Just in the last two months, the UFC had two successive pay-per-views crack the magical 1 million number in buyrate, and has a chance to do it for the third time in three months with Jan. 31’s Georges St. Pierre-B.J. Penn champion vs. champion fight.
So with the industry at its highest point, it seems perfect timing for the first long-form examination of the sport by a mainstream writer. Sports Illustrated senior writer L. Jon Wertheim’s recently released book Blood in the Cage: Mixed Martial Arts, Pat Miletich and the Furious Rise of the UFC, follows the UFC’s growth from outlaw scourge to cash cow.
Wortheim is an accomplished writer whose last book, Running the Table: The Legend of Kid Delicious, the Last Great American Pool Hustler, was optioned by Lions Gate. As in that project, Wortheim seems to relish in the subculture in which he is ensconced. The author interweaves the sport’s early days with the colorful life of MMA pioneer Pat Miletich. Over the years, Miletich has become well known as the trainer behind such champions as Matt Hughes, Tim Sylvia, Jens Pulver and Robbie Lawler, but here we get a glimpse behind the making of the myth from his Iowa roots.
Wertheim recounts a story about a teenaged Miletich getting into a fight with a classmate, who promptly returned in his Jeep and gunned the engine towards the future UFC welterweight champion. Miletich threw rocks at the car and moved aside a split-second before being hit. At the time, Miletich had such a fearsome reputation as a streetfighter that longtime friend John Sharoian commented, “It was Pat Miletich against a Jeep. We all considered that a fair fight.”
Mixed martial arts itself faced a similarly "fair fight" in its rise.
The sport’s renegade roots will be of particular interest to new fans, and the stories are ripe with fascinating characters and ingenious schemes. For example, in 1997, Monte Cox, now a well-known MMA promoter and manager, was organizing a show in Battle Creek, Mich., to which only a few hundred tickets had been sold. After trying and failing to get press coverage for the event, Cox paid three friends to picket the weigh-ins and decry the violence. Cox then anonymously called the same TV stations who’d rejected his previous attempts at coverage to tip them off to the protests. Hours later, he was being interviewed on the local news, and tickets were quickly flying out of the box office.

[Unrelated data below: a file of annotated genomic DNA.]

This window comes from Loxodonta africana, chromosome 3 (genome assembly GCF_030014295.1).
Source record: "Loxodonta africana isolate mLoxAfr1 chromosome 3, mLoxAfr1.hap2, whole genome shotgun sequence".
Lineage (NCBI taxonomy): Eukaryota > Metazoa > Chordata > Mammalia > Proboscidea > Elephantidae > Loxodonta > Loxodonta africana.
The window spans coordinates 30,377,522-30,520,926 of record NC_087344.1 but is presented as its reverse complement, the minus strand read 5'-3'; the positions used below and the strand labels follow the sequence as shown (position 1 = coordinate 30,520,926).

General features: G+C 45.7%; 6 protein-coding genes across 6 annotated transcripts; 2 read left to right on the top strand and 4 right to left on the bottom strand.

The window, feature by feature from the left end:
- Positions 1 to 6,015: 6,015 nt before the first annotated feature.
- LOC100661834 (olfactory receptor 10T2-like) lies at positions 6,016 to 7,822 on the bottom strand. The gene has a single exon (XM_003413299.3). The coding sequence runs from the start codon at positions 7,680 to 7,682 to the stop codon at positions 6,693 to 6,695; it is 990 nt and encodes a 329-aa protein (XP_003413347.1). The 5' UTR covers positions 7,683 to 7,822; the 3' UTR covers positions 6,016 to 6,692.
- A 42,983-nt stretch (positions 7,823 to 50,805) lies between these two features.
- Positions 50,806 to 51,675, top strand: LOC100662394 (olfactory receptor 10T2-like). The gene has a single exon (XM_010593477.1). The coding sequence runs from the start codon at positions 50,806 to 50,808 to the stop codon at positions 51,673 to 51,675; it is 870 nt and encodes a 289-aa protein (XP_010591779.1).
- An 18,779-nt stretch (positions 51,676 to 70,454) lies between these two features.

But more than just a series of vivid tales, Wertheim manages to explore the anthropology of the sport, from fighters’ motivations to the dismissal of the sport by the highest levels of mainstream media.
Brian Bahr / Getty Images
The life of famed fighter/trainer Pat Miletich mirrors the rise of the UFC in Blood in the Cage.
At a time when the sport is still unsanctioned in New York (state Assemblyman Bob Reilly recently said, “My feeling about mixed martial arts is that there are many problems with it. It really is a glorification of brutality and violence), Wertheim’s book could be just the education that MMA’s detractors need, and an easily digestible diet of information from a credible source.
After all, Sen. John McCain is the man who first rallied against the sport in its previous and admittedly more violent incarnation, famously labeling it “human cockfighting.” Since then, the sport’s critics have tossed around the term with impunity, happy to pass along their misperceptions and downright ignorance. But since then even McCain himself has at least credited MMA with “significant progress” in the sport's safety.
Wertheim reports that in 2007, Miletich received word that then-Presidential candidate McCain had been trying to reach him. McCain had been told about Miletich through the Republican grapevine in Iowa, and wanted to see if he was interesting in going hunting with him. Perhaps in some ways, that was a symbolic closure to the sport’s outlaw phase, neatly wrapped up with a simple phone call from the politician who railed for more safety measures and regulation to a pioneer who had helped revolutionize the sport from the inside.
Blood in the Cage is important as an early history of MMA, but it is even more important for the education a mainstream writer can impart on a mainstream audience that still knows too little of the sport.
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